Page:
Implemented the instance of operator (including the instance of only variant): for example if ($x instance of xs:integer *) then x else y. The types that are currently supported are the 19 primitive schema types (the namespace may be either of the two namespaces permitted in XML Schema Part 2), the derived type xs:integer, the node types document, element, attribute, text, comment, processing-instruction, or namespace, and the abstract types node, and item. (There is no syntax currently for the general numeric type or for the general atomic type). The type name may be followed by one of the qualifiers "*", "+", or "?" to indicate the number of occurrences; if there is no qualifier, there must be exactly one occurrence. The more sophisticated forms of type-checking, using schema-defined complex types, are not yet supported.

Implemented the cast as data-type expression, for example cast as xs:boolean($x). The conversion rules are the same as those which apply implicitly when a value is supplied in a context where a different type is expected.

Implemented the treat as data-type expression. This doesn't actually have much use in an XSLT context, where type conversion is performed implicitly when required, and the semantics of the expression are probably not correctly implemented at this stage: the specification is still evolving.

New XPath API

A new API has been introduced for executing XPath expressions. This is simpler and safer than the API provided in previous releases, which was essentially improvised from implementation classes rather than being designed top-down as an interface suitable for application use. The API is loosely modelled on the proposed DOM Level 3 API for XPath.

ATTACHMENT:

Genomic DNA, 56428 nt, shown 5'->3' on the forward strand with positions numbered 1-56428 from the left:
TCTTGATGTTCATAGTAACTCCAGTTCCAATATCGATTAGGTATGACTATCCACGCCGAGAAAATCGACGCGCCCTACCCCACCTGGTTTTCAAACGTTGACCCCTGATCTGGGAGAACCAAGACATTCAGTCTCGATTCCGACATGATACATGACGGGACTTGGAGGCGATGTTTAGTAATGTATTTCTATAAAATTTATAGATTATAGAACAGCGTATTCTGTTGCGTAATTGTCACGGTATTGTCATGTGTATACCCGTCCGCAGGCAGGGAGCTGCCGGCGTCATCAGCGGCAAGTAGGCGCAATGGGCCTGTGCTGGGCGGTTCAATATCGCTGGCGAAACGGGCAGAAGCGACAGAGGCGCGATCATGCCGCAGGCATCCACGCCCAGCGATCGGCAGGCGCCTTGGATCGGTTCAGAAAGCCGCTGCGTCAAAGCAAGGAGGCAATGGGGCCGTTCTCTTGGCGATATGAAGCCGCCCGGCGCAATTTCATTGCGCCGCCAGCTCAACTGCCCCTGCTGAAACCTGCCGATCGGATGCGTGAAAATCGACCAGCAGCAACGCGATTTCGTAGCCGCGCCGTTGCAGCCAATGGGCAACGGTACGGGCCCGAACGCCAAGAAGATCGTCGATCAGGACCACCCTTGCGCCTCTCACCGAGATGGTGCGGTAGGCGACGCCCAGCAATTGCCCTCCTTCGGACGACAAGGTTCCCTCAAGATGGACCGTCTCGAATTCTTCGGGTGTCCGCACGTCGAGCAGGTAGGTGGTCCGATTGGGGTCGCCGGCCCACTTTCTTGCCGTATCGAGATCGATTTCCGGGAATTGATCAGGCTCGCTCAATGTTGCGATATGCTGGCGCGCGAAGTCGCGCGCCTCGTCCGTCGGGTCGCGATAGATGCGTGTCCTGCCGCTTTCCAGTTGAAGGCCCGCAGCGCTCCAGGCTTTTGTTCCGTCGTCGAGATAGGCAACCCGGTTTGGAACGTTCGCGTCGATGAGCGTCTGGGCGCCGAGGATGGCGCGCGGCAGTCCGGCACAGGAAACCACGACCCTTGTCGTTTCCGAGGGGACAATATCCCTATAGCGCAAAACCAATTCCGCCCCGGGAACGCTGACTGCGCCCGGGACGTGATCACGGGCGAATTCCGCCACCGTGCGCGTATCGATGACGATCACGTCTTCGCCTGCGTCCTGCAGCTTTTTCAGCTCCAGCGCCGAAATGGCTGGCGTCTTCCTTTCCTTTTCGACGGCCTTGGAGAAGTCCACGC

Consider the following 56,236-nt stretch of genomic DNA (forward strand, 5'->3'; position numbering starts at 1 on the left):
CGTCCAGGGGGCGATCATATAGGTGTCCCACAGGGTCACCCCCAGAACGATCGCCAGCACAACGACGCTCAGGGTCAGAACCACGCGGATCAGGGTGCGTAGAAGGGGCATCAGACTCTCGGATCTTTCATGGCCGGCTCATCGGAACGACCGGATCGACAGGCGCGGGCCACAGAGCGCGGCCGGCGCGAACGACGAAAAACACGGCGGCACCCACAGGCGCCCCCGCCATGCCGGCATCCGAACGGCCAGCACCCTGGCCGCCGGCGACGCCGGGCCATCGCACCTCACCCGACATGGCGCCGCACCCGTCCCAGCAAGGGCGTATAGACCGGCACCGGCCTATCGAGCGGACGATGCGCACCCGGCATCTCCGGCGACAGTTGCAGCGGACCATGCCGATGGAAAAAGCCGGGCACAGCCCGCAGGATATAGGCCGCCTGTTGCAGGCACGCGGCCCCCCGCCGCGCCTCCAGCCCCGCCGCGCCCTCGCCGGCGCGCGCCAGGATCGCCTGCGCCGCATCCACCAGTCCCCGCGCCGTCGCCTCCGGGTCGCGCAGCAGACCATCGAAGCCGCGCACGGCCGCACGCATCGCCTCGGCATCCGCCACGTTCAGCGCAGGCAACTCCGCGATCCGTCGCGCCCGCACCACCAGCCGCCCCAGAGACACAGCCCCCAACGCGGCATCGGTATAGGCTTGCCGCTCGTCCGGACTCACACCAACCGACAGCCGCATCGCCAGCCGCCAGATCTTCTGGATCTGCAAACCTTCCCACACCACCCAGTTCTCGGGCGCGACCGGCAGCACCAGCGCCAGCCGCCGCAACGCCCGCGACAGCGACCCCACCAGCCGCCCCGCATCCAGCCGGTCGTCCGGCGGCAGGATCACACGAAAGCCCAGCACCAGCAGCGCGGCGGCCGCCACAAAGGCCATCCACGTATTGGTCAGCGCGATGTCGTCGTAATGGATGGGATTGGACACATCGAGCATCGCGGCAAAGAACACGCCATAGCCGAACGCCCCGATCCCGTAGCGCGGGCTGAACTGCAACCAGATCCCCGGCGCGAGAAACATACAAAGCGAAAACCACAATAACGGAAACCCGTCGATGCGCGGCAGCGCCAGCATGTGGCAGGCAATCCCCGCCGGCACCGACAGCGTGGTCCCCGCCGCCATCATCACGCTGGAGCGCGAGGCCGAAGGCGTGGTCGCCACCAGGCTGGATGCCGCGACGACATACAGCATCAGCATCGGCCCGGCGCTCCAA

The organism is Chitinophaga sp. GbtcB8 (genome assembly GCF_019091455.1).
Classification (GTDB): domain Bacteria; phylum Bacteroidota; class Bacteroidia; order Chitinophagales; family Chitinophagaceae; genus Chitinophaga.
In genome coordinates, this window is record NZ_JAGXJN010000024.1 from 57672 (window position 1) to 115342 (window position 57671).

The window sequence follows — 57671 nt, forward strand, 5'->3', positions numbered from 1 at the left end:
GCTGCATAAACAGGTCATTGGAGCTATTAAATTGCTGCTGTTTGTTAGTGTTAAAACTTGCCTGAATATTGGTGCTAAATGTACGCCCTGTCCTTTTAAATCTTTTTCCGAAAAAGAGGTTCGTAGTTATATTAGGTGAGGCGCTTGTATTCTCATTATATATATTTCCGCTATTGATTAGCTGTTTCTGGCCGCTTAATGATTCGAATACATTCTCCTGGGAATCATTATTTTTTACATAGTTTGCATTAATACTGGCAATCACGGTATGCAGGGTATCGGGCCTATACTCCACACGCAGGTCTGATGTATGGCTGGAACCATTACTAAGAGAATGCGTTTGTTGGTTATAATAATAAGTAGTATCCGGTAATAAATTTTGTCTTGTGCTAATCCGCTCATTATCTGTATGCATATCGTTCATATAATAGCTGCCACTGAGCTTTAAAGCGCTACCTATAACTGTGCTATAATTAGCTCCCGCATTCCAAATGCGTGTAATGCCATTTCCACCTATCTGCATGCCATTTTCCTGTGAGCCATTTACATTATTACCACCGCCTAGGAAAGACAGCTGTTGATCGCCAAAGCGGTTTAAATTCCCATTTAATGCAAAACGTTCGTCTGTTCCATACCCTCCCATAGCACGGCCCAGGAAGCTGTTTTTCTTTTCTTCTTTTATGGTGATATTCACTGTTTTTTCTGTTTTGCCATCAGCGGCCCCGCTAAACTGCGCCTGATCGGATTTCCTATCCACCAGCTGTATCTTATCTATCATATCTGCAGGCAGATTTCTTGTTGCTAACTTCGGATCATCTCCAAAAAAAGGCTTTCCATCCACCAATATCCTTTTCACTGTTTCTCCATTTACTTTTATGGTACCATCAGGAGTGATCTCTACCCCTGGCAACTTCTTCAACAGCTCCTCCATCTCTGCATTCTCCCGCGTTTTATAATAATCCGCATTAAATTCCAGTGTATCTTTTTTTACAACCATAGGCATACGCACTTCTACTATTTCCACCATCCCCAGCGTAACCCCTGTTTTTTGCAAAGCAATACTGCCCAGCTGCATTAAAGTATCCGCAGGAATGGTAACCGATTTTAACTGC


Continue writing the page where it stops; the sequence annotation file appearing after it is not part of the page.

The new API uses the class net.sf.saxon.xpath.XPathEvaluator. This class provides a few simple configuration interfaces to set the source document, the static context, and the context node, plus a number of methods for evaluating XPath expressions. The static context can be omitted if the expression does not use namespaces, external variables, or extension functions. If the expression uses namespaces, an instance of StandaloneContext can be supplied, allowing the required namespaces to be declared either explicitly, or by reference to the in-scope namespaces of some Node.

There are two methods for direct evaluation, evaluate() which returns a List containing the result of the expression (which in general is a sequence), and evaluateSingle() which returns the first item in the result (this is appropriate where it is known that the result will be single-valued). The results are returned as NodeInfo objects in the case of nodes, or as objects of the most appropriate Java class in the case of atomic values: for example, Boolean, Double, or String in the case of the traditional XPath 1.0 data types.

It is also possible to prepare an XPath expression for subsequent execution, using the createExpression() method on the XPathEvaluator class. This is worthwhile where the same expression is to be executed repeatedly. The compiled expression is represented by an instance of the class net.sf.saxon.xpath.XPathExpression, and it can be executed repeatedly, with different context nodes. However, the compiled expression is bound to one particular source document (this is to ensure that the same NamePool is used).

The design principle of this API is to minimize the number of Saxon classes that need to be used. Apart from the NodeInfo interface, which is needed when manipulating Saxon trees, only the four classes XPathProcessor, XPathExpression, StandaloneContext, and XPathException are needed. For convenience, XPathException and StandaloneContext have been moved to the net.sf.saxon.xpath package.

If you want to use extension functions or variables you will need to create your own implementation of StaticContext. Although this interface has been greatly simplified, this is still not to be attempted lightly.

The old APIs for executing expressions still exist for the time being, but they are likely to be less stable.

Internal changes